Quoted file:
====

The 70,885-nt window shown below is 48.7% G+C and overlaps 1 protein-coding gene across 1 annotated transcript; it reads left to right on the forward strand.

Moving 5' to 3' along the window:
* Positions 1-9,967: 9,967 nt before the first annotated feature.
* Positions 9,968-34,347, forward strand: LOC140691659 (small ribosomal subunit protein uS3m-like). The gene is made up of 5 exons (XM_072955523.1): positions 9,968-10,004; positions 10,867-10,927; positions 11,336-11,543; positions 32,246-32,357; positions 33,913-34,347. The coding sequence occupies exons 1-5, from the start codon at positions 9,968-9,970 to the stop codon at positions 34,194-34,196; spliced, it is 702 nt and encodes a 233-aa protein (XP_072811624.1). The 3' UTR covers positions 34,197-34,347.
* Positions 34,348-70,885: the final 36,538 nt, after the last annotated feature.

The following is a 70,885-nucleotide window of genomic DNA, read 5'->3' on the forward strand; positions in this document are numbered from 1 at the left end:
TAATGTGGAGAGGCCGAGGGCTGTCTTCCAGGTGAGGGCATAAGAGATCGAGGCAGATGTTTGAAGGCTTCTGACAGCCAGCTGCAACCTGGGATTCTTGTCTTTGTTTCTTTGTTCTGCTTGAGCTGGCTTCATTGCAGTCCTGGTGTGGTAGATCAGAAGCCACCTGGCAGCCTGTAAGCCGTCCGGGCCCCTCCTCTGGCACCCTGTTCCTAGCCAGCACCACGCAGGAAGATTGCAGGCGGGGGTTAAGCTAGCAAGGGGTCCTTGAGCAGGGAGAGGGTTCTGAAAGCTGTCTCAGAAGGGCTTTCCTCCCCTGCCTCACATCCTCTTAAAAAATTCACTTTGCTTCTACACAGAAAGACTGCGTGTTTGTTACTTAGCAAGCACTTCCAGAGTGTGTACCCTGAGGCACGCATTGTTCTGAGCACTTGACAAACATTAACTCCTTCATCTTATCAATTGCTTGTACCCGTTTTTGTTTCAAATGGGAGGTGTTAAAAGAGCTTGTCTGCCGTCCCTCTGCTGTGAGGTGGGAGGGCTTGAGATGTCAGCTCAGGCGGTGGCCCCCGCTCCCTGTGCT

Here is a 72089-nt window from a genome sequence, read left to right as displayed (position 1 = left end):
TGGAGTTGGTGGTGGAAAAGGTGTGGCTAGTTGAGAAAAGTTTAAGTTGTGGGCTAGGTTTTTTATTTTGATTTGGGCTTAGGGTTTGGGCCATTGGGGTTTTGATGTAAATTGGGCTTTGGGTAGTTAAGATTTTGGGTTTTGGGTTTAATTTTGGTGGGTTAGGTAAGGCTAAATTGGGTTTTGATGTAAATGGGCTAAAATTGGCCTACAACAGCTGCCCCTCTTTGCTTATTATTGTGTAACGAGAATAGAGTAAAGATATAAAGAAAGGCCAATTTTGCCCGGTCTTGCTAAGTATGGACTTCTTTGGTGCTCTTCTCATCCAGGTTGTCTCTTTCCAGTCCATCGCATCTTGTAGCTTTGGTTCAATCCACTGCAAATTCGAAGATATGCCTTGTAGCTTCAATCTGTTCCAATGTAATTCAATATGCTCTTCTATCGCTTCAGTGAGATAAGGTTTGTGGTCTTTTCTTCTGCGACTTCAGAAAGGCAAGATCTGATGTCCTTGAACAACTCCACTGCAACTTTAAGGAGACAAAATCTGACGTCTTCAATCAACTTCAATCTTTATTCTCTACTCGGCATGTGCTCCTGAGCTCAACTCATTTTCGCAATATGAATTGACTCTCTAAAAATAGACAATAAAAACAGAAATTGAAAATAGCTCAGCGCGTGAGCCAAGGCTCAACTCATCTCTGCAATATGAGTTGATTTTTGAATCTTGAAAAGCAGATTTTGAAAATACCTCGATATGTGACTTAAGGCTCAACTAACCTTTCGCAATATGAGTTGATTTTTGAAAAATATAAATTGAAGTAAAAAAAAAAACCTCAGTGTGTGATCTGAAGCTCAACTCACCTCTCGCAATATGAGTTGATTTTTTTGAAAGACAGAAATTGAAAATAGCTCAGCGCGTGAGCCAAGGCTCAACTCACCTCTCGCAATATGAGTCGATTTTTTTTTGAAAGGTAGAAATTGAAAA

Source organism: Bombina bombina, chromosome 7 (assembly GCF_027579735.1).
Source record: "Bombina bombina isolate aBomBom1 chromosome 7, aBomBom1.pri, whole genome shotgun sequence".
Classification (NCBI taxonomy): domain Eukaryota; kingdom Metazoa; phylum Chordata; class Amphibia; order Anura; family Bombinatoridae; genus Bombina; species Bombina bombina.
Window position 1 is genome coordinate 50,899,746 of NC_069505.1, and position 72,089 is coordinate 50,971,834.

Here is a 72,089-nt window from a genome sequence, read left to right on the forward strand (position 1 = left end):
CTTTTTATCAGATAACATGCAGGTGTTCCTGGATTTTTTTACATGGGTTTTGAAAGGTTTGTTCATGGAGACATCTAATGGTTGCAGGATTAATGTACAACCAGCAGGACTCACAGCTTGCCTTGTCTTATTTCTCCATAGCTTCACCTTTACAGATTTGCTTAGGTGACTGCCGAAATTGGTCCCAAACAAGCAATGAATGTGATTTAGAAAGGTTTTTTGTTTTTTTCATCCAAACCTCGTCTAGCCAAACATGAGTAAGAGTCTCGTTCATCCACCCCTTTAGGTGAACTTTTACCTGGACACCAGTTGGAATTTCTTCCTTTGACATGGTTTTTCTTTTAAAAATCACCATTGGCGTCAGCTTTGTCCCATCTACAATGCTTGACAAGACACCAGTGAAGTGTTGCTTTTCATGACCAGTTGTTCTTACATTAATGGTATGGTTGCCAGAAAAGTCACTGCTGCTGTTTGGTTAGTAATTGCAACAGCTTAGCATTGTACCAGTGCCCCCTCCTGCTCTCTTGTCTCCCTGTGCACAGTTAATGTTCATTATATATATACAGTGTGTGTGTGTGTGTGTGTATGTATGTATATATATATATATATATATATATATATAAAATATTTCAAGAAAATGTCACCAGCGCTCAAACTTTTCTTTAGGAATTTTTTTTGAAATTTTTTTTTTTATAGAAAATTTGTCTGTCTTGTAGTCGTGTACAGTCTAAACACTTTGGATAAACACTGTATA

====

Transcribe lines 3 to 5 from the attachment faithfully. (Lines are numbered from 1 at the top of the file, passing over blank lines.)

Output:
* Positions 1-9,967: 9,967 nt before the first annotated feature.
* Positions 9,968-34,347, forward strand: LOC140691659 (small ribosomal subunit protein uS3m-like). The gene is made up of 5 exons (XM_072955523.1): positions 9,968-10,004; positions 10,867-10,927; positions 11,336-11,543; positions 32,246-32,357; positions 33,913-34,347. The coding sequence occupies exons 1-5, from the start codon at positions 9,968-9,970 to the stop codon at positions 34,194-34,196; spliced, it is 702 nt and encodes a 233-aa protein (XP_072811624.1). The 3' UTR covers positions 34,197-34,347.
* Positions 34,348-70,885: the final 36,538 nt, after the last annotated feature.